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Vagally mediated heart rate variability and heart rate entropy as predictors of treatment outcome in flight phobia Xavier Bornas a,*, Jordi Llabre´s a, Miquel Tortella-Feliu a, Miquel A. Fullana b, Pedro Montoya a, Ana Lo´pez c, Miquel Noguera d, Joan M. Gelabert e a

University Research Institute on Health Sciences (IUNICS), Department of Psychology, University of the Balearic Islands, Spain b Department of Psychiatry, Autonomous University of Barcelona, Spain c Departament of Experimental Psychology, University of Sevilla, Spain d Department of Applied Mathematics 2, Technical University of Catalonia, Spain e Department of Psychology, University of the Balearic Islands, Spain Received 18 July 2006; accepted 25 July 2007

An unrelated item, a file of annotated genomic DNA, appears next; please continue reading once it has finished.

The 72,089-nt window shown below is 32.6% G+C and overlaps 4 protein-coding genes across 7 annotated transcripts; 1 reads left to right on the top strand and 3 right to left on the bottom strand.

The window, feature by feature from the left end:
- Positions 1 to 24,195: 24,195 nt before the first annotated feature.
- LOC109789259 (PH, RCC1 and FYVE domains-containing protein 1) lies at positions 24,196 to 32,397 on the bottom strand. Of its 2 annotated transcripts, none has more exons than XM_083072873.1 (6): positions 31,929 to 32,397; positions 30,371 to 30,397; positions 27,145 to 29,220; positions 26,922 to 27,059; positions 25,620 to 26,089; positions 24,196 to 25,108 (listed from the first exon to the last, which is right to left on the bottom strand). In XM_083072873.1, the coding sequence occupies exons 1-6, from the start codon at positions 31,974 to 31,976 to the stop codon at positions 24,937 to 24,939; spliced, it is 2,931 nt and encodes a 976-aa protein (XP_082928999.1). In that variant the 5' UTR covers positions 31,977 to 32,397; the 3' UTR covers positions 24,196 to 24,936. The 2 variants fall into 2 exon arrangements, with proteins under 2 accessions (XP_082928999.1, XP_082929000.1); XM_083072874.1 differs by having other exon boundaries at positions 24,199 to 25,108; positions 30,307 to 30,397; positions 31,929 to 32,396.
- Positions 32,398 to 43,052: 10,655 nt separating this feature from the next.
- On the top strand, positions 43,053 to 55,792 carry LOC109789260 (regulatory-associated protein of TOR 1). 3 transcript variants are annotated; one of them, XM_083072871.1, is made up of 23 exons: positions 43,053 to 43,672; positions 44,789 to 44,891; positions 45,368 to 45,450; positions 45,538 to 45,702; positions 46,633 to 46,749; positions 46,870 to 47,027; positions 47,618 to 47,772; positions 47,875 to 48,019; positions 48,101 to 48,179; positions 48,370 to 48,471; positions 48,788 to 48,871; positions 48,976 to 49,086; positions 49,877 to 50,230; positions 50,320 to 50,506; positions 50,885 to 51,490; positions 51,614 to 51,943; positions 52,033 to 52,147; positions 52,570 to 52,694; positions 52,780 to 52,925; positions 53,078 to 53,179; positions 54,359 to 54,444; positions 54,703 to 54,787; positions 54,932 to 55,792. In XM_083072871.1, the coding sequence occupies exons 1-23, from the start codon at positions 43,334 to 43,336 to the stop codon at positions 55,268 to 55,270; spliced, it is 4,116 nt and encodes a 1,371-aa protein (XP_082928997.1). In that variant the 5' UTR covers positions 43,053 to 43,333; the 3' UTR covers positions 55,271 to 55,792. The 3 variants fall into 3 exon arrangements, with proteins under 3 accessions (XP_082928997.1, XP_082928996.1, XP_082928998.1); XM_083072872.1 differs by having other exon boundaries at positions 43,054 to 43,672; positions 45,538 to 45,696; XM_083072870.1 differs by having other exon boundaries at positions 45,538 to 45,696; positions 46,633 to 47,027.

Abstract In the present study a computer-assisted exposure-based treatment was applied to 54 flight phobics and the predictive role of vagally mediated heart rate (HR) variability (high frequency, 0.15–0.4 Hz band power) and heart rate entropy (HR time series sample entropy) on treatment outcome was investigated. Both physiological measures were taken under controlled breathing at 0.2 Hz and during exposure to a fearful sequence of audiovisual stimuli. Hierarchical regression analyses were conducted to assess the predictive power of these variables in these conditions on treatment self-report measures at the end of treatment and at 6 months follow-up, as well as on the behavioral treatment outcome (i.e. flying at the end of treatment). Regression models predicting significant amounts of outcome variance could be built only when HR entropy was added to the HR variability measure in a second step of the regression analyses. HR variability alone was not found to be a good predictor of neither selfreported nor behavioral treatment outcomes. # 2007 Elsevier B.V. All rights reserved. Keywords: Heart rate variability; Sample entropy; Complexity; Specific phobia; Fear of flying